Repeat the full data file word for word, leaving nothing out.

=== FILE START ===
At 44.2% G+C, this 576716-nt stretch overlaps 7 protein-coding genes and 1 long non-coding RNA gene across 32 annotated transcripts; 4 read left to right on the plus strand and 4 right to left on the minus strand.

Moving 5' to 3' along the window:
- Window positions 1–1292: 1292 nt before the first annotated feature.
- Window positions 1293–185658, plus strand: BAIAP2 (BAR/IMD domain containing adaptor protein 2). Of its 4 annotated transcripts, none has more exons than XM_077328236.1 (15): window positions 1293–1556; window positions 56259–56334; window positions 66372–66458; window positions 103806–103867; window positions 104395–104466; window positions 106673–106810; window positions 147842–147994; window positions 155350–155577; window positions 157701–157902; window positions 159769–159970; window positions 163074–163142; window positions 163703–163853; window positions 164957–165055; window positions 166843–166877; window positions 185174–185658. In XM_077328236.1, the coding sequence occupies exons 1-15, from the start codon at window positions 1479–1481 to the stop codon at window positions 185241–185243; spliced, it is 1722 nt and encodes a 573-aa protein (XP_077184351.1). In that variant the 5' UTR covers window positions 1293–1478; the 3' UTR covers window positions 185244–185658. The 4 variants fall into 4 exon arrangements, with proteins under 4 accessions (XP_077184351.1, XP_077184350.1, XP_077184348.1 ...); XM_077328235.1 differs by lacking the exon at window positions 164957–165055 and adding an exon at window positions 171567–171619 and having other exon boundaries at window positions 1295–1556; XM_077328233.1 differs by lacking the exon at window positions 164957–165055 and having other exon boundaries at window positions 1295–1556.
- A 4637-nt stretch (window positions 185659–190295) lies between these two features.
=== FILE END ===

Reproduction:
At 44.2% G+C, this 576716-nt stretch overlaps 7 protein-coding genes and 1 long non-coding RNA gene across 32 annotated transcripts; 4 read left to right on the plus strand and 4 right to left on the minus strand.

Moving 5' to 3' along the window:
- Window positions 1–1292: 1292 nt before the first annotated feature.
- Window positions 1293–185658, plus strand: BAIAP2 (BAR/IMD domain containing adaptor protein 2). Of its 4 annotated transcripts, none has more exons than XM_077328236.1 (15): window positions 1293–1556; window positions 56259–56334; window positions 66372–66458; window positions 103806–103867; window positions 104395–104466; window positions 106673–106810; window positions 147842–147994; window positions 155350–155577; window positions 157701–157902; window positions 159769–159970; window positions 163074–163142; window positions 163703–163853; window positions 164957–165055; window positions 166843–166877; window positions 185174–185658. In XM_077328236.1, the coding sequence occupies exons 1-15, from the start codon at window positions 1479–1481 to the stop codon at window positions 185241–185243; spliced, it is 1722 nt and encodes a 573-aa protein (XP_077184351.1). In that variant the 5' UTR covers window positions 1293–1478; the 3' UTR covers window positions 185244–185658. The 4 variants fall into 4 exon arrangements, with proteins under 4 accessions (XP_077184351.1, XP_077184350.1, XP_077184348.1 ...); XM_077328235.1 differs by lacking the exon at window positions 164957–165055 and adding an exon at window positions 171567–171619 and having other exon boundaries at window positions 1295–1556; XM_077328233.1 differs by lacking the exon at window positions 164957–165055 and having other exon boundaries at window positions 1295–1556.
- A 4637-nt stretch (window positions 185659–190295) lies between these two features.